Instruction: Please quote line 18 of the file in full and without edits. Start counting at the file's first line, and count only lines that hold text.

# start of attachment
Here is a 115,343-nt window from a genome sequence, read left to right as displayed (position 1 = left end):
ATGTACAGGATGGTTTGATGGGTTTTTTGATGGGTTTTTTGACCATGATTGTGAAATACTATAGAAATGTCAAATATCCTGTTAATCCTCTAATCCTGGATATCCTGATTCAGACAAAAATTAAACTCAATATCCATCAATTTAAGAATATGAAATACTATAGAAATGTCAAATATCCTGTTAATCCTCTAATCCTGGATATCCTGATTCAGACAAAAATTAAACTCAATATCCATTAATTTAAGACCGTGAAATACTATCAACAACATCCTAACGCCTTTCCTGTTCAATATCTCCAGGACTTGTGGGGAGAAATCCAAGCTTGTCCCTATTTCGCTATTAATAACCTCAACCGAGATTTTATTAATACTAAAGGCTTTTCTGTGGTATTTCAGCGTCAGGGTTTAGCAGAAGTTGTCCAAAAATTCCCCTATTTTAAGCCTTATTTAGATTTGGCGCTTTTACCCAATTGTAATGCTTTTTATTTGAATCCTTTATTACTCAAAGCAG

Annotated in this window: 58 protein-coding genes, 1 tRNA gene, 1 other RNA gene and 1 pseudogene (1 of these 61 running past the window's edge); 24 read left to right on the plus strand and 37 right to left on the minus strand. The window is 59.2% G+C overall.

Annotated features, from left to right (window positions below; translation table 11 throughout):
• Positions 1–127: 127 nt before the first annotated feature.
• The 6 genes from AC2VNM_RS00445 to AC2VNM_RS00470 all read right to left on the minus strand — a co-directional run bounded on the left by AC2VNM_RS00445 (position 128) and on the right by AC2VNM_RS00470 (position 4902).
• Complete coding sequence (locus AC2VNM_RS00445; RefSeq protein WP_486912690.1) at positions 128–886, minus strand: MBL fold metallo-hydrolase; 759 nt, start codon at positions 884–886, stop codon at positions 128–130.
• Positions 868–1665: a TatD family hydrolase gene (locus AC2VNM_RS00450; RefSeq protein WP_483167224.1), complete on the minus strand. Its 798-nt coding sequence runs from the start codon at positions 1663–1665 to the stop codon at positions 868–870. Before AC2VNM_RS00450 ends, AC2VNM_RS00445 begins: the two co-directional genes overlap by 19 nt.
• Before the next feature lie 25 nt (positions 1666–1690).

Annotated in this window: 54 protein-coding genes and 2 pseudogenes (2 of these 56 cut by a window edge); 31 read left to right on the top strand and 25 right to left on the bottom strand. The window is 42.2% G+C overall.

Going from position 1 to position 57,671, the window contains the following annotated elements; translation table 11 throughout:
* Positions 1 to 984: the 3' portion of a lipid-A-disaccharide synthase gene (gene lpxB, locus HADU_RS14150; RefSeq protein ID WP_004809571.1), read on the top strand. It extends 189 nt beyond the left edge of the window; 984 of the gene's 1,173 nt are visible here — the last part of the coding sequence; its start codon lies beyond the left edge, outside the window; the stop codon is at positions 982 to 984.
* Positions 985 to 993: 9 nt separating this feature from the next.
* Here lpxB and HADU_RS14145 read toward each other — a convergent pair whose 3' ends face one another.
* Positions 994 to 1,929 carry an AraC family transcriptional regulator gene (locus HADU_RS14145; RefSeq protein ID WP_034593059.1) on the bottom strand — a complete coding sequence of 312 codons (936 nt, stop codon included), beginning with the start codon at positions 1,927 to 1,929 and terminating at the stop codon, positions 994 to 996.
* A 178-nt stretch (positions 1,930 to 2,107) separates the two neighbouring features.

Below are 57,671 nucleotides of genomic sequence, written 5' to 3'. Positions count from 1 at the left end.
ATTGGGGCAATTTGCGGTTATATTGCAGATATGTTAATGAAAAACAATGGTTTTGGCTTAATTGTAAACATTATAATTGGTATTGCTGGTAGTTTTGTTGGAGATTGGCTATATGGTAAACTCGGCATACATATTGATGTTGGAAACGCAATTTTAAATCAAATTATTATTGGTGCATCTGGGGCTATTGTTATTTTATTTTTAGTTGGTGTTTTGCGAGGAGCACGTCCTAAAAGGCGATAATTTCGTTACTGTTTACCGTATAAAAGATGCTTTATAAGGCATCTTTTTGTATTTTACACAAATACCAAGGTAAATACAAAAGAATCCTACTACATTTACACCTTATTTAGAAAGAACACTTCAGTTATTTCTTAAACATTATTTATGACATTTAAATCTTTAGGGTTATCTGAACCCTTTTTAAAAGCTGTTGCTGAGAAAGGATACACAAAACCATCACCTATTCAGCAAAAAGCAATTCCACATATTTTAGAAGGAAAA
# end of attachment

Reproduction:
ATTGGGGCAATTTGCGGTTATATTGCAGATATGTTAATGAAAAACAATGGTTTTGGCTTAATTGTAAACATTATAATTGGTATTGCTGGTAGTTTTGTTGGAGATTGGCTATATGGTAAACTCGGCATACATATTGATGTTGGAAACGCAATTTTAAATCAAATTATTATTGGTGCATCTGGGGCTATTGTTATTTTATTTTTAGTTGGTGTTTTGCGAGGAGCACGTCCTAAAAGGCGATAATTTCGTTACTGTTTACCGTATAAAAGATGCTTTATAAGGCATCTTTTTGTATTTTACACAAATACCAAGGTAAATACAAAAGAATCCTACTACATTTACACCTTATTTAGAAAGAACACTTCAGTTATTTCTTAAACATTATTTATGACATTTAAATCTTTAGGGTTATCTGAACCCTTTTTAAAAGCTGTTGCTGAGAAAGGATACACAAAACCATCACCTATTCAGCAAAAAGCAATTCCACATATTTTAGAAGGAAAA